15 Yucat an Peninsula in Mexico (Caran, 1988). The cenotes of the lower Pecos Valley are unusual in that they occur in a semi arid setting, where annual evaporation rates may exceed mean annual precipitation by a factor of 7 or more. The lower Pecos region is also unique in that it is one of the few areas in the world where sinkholes are actively forming in a region of groundwater discharge rather than recharge (Salvati and Sasowsky, 2002). These sinkholes, and the many others that occur in the lower Pecos valley, a re the product of subsurface dissolution of gypsum by upward leakage of groundwater from the karstic San Andres limestone, which comprises most of the artesian aquifer in the Roswell Artesian Basin ( Figure 9 ) (Martinez et al., 1998 ; Land and Newton, 2008 ). The lakes are fed by submerged springs discharging from the artesian aquifer, and thus represent the down gradient end of the regional hydrologic system in the Artesian Basin. Discharge from the springs has caused subsurface dissolution of evaporites Figure 9 : West east hydrostratigraphic section of the artesian aquifer system in the vicinity of Bottomless Lakes State Park. Recharge occurs by direct infiltration from precipitation, and by runoff from intermittent losing streams that flow eastward acro ss the Pecos Slope west of Roswell. Groundwater flows east and south, down gradient from the recharge area, then upward through leaky confining beds into the alluvial aquifer, and ultimately into the Pecos River. within the Seven Rivers Formation, locali zed subsidence, and upward propagation of collapse chimneys, which ultimately formed the cenotes (Land, 2003). Spring sapping at the base of the Seven Rivers escarpment has also resulted in oversteepening of the eastern walls of the sinks, causing occasion al rockslides and other mass wasting events, an indication of the fundamental role that gypsum karst processes have played in shaping the morphology of the lower Pecos Valley.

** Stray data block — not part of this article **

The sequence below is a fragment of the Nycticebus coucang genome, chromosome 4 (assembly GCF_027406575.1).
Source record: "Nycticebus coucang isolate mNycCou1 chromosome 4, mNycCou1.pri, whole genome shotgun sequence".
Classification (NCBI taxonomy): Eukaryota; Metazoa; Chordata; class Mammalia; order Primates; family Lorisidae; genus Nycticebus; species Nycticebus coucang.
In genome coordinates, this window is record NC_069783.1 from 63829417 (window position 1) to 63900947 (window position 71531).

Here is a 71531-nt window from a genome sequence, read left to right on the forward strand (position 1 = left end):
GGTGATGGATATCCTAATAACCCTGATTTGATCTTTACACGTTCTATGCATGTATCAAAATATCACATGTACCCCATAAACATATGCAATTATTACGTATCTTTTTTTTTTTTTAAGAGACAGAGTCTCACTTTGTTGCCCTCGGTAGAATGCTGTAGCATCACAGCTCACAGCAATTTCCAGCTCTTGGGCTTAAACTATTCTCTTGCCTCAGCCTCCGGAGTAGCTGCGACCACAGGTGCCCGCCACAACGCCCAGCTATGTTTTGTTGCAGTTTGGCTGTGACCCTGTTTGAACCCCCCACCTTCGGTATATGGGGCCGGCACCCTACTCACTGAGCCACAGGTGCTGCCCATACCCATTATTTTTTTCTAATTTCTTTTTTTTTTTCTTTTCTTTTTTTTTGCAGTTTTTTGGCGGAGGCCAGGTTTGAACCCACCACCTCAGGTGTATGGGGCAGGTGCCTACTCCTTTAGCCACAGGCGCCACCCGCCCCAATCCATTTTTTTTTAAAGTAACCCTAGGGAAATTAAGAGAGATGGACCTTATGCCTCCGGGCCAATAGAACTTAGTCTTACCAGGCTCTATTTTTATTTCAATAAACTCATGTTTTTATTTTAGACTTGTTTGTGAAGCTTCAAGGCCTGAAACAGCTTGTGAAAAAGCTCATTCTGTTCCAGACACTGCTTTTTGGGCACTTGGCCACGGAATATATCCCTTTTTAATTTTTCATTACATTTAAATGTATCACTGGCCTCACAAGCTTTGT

16 The gentle (~1) eastward regional dip of the area is locally reversed along th e escarpment, where strata of the Seven Rivers Formation dip abruptly southwest by as much as 40. This local dip reversal, best viewed in the walls of Mirror Lake, is probably the result of subsurface dissolution of gypsum in the vicinity of the sinkholes and consequent slumping of overlying beds (Quinlan 1 unpublished report, 1967). Bottomless Lakes occurs on the saline side of the fresh water/saline water transition in the Roswell Artesian Basin ( Figure 9 ), thus water in all the lakes is brackish, with T otal Dissolved Solids (TDS) content ranging from ~6000 to 38,000 mg/l. In spite of the high mineral content, some of the lakes are periodically stocked with fish. The Roswell Artesian Basin is one of the most intensively farmed areas in New Mexico, derivin g virtually all of its irrigation water from groundwater stored in the artesian and alluvial aquifers. Since the inception of irrigated agriculture in the Artesian Basin more than a century ago, most of the discharge from the artesian aquifer has been from wells, although substantial natural discharge still occurs through fractures and solution channels in the overlying confining beds (Welder, 1983). Groundwater from the artesian aquifer discharges into the many springs and sinkhole lakes that line the Peco s River, and is manifest in the development of extensive wetlands above and below Roswell. These wetlands are visible along the river immediately west of Bottomless Lakes, and to the north at Bitter Lake National Wildlife Refuge (Land and Newton, 2008). Figure 10 : Rockslide in Seven Rivers Escarpment, eastern margin of Lea Lake cenote. In the early history of settlement in this area, most of the cenotes at Bottomless Lakes overflowed into wetlands along the eastern shore of the Pecos River, but the prog ressive decline in hydraulic head in the artesian aquifer (up to 70 m in some areas) caused lake levels to fall, so that now only Lea Lake overflows. In 1975, a catastrophic rockslide occurred on the steep eastern wall of Lea Lake ( Figure 10 ), and the resu lting lake surge caused significant damage to a pavilion on the opposite shore. No measurements of lake discharge are available prior to 1976 (probably because there was no discharge overflow before that date). However, the rockslide appears to have been a ssociated with an increase in spring discharge and the opening of new spring outlets in the lake bed, as indicated by a significant post rockslide increase in flow from the lake and the flooding of adjacent grazing lands with several million gallons per da y of saline and alkaline water. A culvert was installed to convey the increased flow into wetlands west of the park, but the lake 1 The late James F. Quinlan very precisely summarized the geology and hydrology of Bottomless Lakes State Park in the text and graphics of an unpublished Christmas card he circulated among friends in 1967.